How does the poet bring the subject matter “to life” to the reader? The poem shows that the child is just starting out in life, and as the poem progresses, he learns something new about it; that he is actually vulnerable in the real world. The poet manages to bring the subject matter to life by using a set of language and structure that intensifies the reader’s participation in the poem. As seen, the poem consists of only one, long stanza, which simply creates the vision of a flow of ideas.
Through this structure we are able to see that one idea directly links to another, instead of the usual separation of thoughts by the use of various stanzas. The single stanza also transmits to the reader the way the child behaves in the poem: he remains still through most of it, giving the idea of a static situation and a continuous flow of the feelings and emotions the child goes through.
The poet manages to intensify the connection reader-child by using a wide variety of language techniques and constantly referring to the reader as “you”.
This first technique enables the poet to ensure that the reader is inside the poem, continually being affected by the actions that take place.
By referring to the audience as “you”, he slots the reader into the situation, by making them the child of the poem. This means that he manages to intensify the feelings and emotions, and to transmit the actions that take place. The continuous use of adjectives, adverbs, and even personification helps the reader to capture a better image of the situation. The sacks in the tool shed smell like the countryside”, “And here they are, whispering at the door”, and “Someone stumbles, mutters” are examples of the use of different word groups that tell the reader exactly what he is hearing, smelling, doing,…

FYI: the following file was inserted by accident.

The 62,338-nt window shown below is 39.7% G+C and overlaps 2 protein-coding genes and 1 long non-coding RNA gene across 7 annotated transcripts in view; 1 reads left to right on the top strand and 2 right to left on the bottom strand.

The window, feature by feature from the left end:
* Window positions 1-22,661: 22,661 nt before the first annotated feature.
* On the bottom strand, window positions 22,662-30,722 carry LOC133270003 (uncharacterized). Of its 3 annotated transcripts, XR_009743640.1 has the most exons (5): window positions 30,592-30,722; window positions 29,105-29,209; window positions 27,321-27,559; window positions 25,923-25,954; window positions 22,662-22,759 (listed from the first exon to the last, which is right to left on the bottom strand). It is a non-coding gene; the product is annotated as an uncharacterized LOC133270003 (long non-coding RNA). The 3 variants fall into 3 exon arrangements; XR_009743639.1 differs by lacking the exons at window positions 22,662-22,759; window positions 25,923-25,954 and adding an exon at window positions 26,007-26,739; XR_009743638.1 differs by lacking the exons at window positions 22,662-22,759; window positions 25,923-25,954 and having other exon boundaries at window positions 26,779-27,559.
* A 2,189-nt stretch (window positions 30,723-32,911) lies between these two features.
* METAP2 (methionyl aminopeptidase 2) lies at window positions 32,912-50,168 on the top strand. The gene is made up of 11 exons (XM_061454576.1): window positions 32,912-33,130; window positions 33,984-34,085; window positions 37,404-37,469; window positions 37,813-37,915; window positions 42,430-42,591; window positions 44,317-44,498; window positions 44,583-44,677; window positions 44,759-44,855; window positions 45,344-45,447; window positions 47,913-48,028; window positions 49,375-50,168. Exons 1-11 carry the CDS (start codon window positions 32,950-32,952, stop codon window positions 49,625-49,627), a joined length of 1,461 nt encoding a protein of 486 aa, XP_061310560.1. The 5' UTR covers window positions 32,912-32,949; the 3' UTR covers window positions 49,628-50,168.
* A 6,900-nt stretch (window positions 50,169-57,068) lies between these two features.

This increases the attention of the reader, and strengthens the link between them and the child. The poet also uses a variety of personification, to give a more lively view to the poem. This manages to bring the subject matter to life. The bushes hold their breath”: this sentence informs the reader that there is hardly any wind outside, and that everything is still, unmovable, quiet… It grabs once more the attention of the reader, and brings the game to life. The mood of the poem is the confidence, in the child, that decreases throughout the game. The changing mood enables the poet to gain a positive and active response from the reader, who is grabbed into the poem, into the situation.
The confidence can be seen to deteriorate, as at the beginning: “They’ll never find you in this salty dark”, the child is anxious to see how the game develops, and to eventually win it. However, at the end, he notices that the game is not important at all: “Where are those who sought you? ” Here we can see that the child has a growing fear towards the real world, and that he learns an important lesson: ‘They’ have left him. He is aware that he is not the centre of the universe anymore, and that one day he has to fend for himself and the world won’t necessarily be a nice place when you’re out there on your own. Hide and Seek’ goes from a child’s game to fending for himself and from him being the centre of the universe to the world that doesn’t revolve around him anymore.
The poet makes use of one of the activities which all children have experienced to, through a metaphor, make it easier for the reader to understand the changing situation, that goes from a child-like world to the real, crueller world. This enables the poem to be shown as lively and brings the subject matter to life for the reader.